Blue stragglers, according to NASA, “are older stars that acquire a new lease on life when they collide and merge with other stars.”1 But a new study calls into question whether stellar collisions can account for these remarkable stars. And blue stars burn their fuel so quickly that they actually look young.

Since their discovery, evolutionary astronomers have sought a way to explain how these stars can even exist. They burn fuel so fast that they should have burned out billions of years ago. American astronomers Aaron Geller and Robert Mathieu published in Nature a description of their model for how older stars could have acquired a “new lease on life” by siphoning matter from nearby gas giant stars through “mass transfer.”2

They investigated stars within a cluster called NGC 188, found in the constellation Cepheus. It contains 21 blue stragglers, 16 of which are binary stars that closely interact with nearby stars. The researchers suspected that the blue stragglers’ partners were white dwarfs, which would be small, leftover remnants of larger red stars that the blue ones had drained of fuel. Such dwarfs are too faint for direct observation, but they have sufficient mass to cause their partner stars to wobble.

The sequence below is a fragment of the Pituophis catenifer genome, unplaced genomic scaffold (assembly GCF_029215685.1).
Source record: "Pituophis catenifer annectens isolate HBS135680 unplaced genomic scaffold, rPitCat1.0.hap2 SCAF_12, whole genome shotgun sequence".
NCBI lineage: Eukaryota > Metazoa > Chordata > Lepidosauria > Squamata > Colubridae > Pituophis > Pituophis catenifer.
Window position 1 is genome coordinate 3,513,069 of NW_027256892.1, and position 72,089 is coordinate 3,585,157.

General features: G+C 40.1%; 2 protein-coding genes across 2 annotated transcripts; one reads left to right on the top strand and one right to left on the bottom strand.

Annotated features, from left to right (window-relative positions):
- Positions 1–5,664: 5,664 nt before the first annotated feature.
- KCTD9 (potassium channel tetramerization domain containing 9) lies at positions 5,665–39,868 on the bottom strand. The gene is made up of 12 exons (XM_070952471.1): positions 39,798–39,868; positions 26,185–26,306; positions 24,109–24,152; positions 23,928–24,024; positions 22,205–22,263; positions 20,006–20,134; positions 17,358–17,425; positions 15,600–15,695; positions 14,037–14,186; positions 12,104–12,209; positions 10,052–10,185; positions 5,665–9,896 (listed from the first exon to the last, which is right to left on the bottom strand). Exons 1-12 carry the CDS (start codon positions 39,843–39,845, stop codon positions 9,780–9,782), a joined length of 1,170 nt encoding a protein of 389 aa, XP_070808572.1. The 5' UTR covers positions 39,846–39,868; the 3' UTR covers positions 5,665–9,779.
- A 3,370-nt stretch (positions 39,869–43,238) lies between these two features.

Of the 16 binaries, 12 had rotational periods right at 1,000 days and were thus called “long-period” blue stragglers. The study authors ran a statistical analysis that showed “the theoretical and observed [mass] distributions are indistinguishable.”2 In other words, their theory that other stars “fed” these 12 blue stragglers matched well with what they observed.

But did this reconcile the relative youthfulness of these binary blue stars with their assumed billions of years of history? The answer is no. The authors wrote, “Blue straggler stars…should already have evolved into giant stars and stellar remnants,”2 and their new observations do not solve this deep-time problem….

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